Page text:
Former Brooklyn Park City Council Member Wynfred Russell Formally Launches Campaign for Minnesota House Seat

Wynfred Russell, a nonprofit executive, is running to represent District 38A currently held by Rep. Michael Nelson (DFL) for 22 years.

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Former Brooklyn Park City Council member Wynfred Russell formally launches campaign for Minnesota House seat
Former Brooklyn Park City Council member Wynfred Russell speaks during the formal launch of his campaign for the Minnesota House of Representatives to represent District 38A on Saturday, March 30, 2024 in Osseo. Photo: Tom Gitaa/Mshale

Former Brooklyn Park City Council member Wynfred Russell, formally launched his campaign for the Minnesota House of Representatives Saturday evening during an event in Osseo featuring former Brooklyn Park Mayor Lisa Jacobson.

Mr. Russell, a nonprofit executive, is running to represent District 38A currently held by Rep. Michael Nelson (DFL). Rep. Nelson, who has held the seat for 22 years, announced in January that he will retire at the end of his term and “pass the torch.”

The Liberian American is the second Democrat to join the race after Kenyan American Huldah Hiltsley announced her bid last October. Both candidates have indicated they will be seeking the endorsement of the Democratic-Farmer Labor Party (DFL) at the party’s April 13 District 38 convention.

Mr. Russell told about 100 supporters at the launch on Saturday that he does not plan to abide by the party’s endorsement if he does not receive it.

Photos of the formal launch of former Brooklyn Park City Council member Wynfred Russell’s campaign for the Minnesota House of Representatives on Saturday, March 30, 2024, in Osseo. (Tom Gitaa)

“So even if we don’t make it through the convention, we are going to go all the way to the primary which will be on August 13, so I will need your support and vote,” Mr. Russell said.

Mshale followed up with Ms. Hiltsley after Mr. Russell’s event to ask whether she will abide by the DFL endorsement if it goes to his opponent. In a written statement, she said she will not abide by the endorsement either, because she considers herself a stronger Democrat than Mr. Russell, and will go on to the primary “and let the people decide because we need someone committed to the DFL Party’s values.”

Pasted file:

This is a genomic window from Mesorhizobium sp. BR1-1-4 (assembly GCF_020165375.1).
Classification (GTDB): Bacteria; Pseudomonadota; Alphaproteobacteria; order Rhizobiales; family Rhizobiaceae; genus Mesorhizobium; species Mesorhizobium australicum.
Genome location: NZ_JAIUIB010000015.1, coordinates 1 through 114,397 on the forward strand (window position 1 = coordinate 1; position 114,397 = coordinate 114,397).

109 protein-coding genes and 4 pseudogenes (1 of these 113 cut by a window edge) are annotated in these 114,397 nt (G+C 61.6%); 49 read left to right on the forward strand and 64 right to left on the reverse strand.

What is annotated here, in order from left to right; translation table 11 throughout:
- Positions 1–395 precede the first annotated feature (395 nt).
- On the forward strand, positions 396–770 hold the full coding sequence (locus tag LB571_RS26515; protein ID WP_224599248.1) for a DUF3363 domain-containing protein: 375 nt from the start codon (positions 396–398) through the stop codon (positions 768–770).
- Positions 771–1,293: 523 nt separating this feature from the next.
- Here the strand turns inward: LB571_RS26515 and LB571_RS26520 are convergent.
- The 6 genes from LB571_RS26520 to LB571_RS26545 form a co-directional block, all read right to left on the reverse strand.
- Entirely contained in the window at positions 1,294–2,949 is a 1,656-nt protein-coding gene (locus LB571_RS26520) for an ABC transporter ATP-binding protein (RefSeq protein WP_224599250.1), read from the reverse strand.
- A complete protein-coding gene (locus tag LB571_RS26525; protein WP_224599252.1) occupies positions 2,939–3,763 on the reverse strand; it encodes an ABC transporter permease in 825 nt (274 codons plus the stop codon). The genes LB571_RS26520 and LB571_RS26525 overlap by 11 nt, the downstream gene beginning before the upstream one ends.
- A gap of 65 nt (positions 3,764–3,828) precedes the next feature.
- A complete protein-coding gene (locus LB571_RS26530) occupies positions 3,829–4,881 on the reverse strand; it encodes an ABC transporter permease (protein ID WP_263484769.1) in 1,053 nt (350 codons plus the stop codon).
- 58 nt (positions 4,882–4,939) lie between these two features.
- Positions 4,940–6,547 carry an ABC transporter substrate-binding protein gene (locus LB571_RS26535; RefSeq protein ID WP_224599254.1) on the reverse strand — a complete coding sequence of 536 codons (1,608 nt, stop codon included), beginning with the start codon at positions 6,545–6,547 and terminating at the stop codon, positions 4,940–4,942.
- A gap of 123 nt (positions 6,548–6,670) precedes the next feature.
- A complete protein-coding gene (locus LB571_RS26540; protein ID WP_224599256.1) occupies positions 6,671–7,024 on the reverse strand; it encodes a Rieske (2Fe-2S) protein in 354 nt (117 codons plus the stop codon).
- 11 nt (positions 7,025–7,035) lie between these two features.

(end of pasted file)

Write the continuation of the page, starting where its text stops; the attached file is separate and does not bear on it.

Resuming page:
The August 13 state primary will decide the candidate for each party in the November 5 general election.

The heavily Democratic District 38A encompasses the southern half of Brooklyn Park and the entire city of Osseo. The other half of Brooklyn Park is represented by Minnesota House Speaker Melissa Hortman. Brooklyn Park which has a population of over 86,000 is a minority-majority city, with people of color accounting for 55% of the population. People who identify themselves as Black or African American make up more than 29% in Brooklyn Park, making them the single largest minority group, according to data from the U.S. Census Bureau. African immigrants fondly refer to the city and neighboring Brooklyn Center as “Little Africa.” Neighboring Osseo that is also in District 38A has a population of just over 2,600 according to the U.S. Census, with 80% of them white.

Born in Liberia, Mr. Russell came to the United States in 2005 as a refugee student on a scholarship, he told Mshale in a previous interview. He received a master’s in international and global studies from Northern Michigan University upon which the University of Minnesota recruited him to work as a public health researcher at the university’s Center for Infectious Disease Research and Policy (CIDRAP). Upon arriving in Minnesota, he settled in New Brighton and started his life in academia. A devout Methodist, he immediately had to look for a church home and started attending United Methodist Church in Brooklyn Park and his eventual involvement in the city’s issues.